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Read One Program fighting illiteracy PDF Print E-mail
Thursday, September 26, 2013 12:00 AM

Delphos Herald Staff Report

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DELPHOS — The Delphos Herald is teaming up with the Delphos Public Library to point out the importance of battling illiteracy in the local community by taking part in the Read One Program. The project began in 2011 in Van Wert County and now eight newspapers and library systems in Ohio and Indiana are taking part in the program this year.

Approximately one in five U.S. adults (21 percent) cannot read above the fourth-grade level and are considered functionally illiterate. Illiteracy also translates to a higher likelihood of needing food stamps or earning below the poverty level. A person who is functionally illiterate is also more likely to end up in jail or be on welfare. (See last week’s editorial for more on the importance of literacy.)

“We started the Read One Program to point out the value of literacy,” said Nancy Spencer, Herald editor. “Too many of our young people and adults struggle economically and sociologically because of the inability to read at a functional level and this is something we can all work to change.”

It is easy for Delphos area residents to take part in the Read One Program. Simply choose at least one book to read during the month of October. At the end of the month, email the title of the book(s) and the author to This e-mail address is being protected from spambots. You need JavaScript enabled to view it. or drop it by the Delphos Herald office. In the first week of November, all of the titles will be compiled and a list will be published in an edition of the newspaper and online. (The name of the reader will not be published.)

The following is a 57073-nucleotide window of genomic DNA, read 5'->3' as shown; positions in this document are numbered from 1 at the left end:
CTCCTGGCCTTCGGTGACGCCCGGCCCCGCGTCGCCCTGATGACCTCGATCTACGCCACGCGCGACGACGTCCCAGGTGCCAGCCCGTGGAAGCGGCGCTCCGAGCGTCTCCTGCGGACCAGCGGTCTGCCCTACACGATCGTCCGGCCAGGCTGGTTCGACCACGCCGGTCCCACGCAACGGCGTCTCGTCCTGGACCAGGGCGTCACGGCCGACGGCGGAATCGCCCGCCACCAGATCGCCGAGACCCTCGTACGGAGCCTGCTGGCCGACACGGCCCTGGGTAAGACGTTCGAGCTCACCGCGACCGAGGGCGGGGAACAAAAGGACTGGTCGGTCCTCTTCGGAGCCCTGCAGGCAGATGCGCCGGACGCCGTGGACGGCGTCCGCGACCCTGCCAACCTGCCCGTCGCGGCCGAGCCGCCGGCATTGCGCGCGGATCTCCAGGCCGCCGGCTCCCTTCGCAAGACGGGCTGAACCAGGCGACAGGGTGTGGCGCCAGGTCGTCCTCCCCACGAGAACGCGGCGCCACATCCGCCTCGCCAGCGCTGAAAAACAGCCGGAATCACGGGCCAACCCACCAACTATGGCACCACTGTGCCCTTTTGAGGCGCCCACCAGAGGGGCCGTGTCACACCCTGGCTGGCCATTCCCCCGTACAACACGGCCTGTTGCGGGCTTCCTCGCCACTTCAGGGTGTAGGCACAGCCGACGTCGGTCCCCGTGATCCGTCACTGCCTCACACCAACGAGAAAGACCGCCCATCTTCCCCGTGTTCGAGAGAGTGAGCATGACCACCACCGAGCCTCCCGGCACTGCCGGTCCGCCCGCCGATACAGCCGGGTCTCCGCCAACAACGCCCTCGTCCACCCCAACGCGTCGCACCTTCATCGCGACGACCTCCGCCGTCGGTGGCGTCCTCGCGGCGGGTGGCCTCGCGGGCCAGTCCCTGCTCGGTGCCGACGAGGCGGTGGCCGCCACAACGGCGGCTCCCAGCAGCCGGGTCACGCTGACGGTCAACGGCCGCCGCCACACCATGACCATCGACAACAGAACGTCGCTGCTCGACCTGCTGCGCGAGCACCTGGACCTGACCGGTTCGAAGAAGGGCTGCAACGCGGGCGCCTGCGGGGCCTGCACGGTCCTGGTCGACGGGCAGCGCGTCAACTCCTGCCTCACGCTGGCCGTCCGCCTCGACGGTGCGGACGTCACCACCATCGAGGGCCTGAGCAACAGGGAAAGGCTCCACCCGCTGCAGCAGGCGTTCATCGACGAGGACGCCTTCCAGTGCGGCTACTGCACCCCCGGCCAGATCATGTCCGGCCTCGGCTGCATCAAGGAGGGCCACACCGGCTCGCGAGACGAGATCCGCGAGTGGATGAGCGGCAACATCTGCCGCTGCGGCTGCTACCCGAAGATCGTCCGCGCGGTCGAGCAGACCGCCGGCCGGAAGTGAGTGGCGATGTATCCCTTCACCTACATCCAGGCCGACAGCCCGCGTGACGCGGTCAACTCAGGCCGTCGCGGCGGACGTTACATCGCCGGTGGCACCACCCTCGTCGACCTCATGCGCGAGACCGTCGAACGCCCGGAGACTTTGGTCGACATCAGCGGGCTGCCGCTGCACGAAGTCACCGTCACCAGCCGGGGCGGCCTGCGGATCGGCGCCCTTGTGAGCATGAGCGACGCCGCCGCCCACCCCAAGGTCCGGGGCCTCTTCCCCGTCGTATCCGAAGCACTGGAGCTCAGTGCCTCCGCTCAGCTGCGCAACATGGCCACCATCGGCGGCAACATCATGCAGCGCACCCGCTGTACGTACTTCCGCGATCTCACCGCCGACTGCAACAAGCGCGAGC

The Herald’s sister paper, The Times Bulletin, saw a marked jump between the first and second years the paper backed the program. Times Bulletin Publisher Kirk Dougal said there were a total of 49 different titles read during the first year’s program but that number jumped to 114 in the second year.

“Even more encouraging were the number of YA and children’s books involved as parents took the time to make sure their children participated by being read to or reading themselves,” Dougal added.

To start off October and the Read One Program on the right foot, here is a list of the most checked out books from the Delphos Public Library in September, separated into several categories:

Adult

English Girl by Daniel Silva

Longest Ride by Nicholas Sparks

Hunting Eve by Iris Johansen

Mistress by James Patterson

Gone Girl by Vince Flynn

Daybreak by Shelley Shepard Gray

Song of My Heart by Kim Vogel Sawyer

Never Go Back by Lee Child

Nonfiction

Immortal Life of Henrietta Lacks by Rebecca Skloot

Old Farmer’s Almanac

Happy Happy Happy by Phil Robertson

Unbroken by Laura Hillenbrand

Killing Kennedy by Bill O’Reilly

Children’s Easy Fiction

Very hungry caterpillar by Eric Carle

Pete the cat: Pete’s bug lunch by James Dean

Trouble with Chickens by Doreen Cronin

Hogwash by Karma Wilson

Berenstain Bear’s bedtime battle by Stan Berenstain

Junior Fiction

Big Nate goes for broke by Pierce Lincoln

Fly Guy vs. the fly swatter by Tedd Arnold

Catching Fire by Suzanne Collins

Percy Jackson and the Olympians by Rick Riordan

Young Adult

Extras by Scott Westerfeld

The Book Thief by Markus Zusak

Two truths and a lie by Sara Shepard

Sisterhood of the Traveling Pants by Ann Brashares

 

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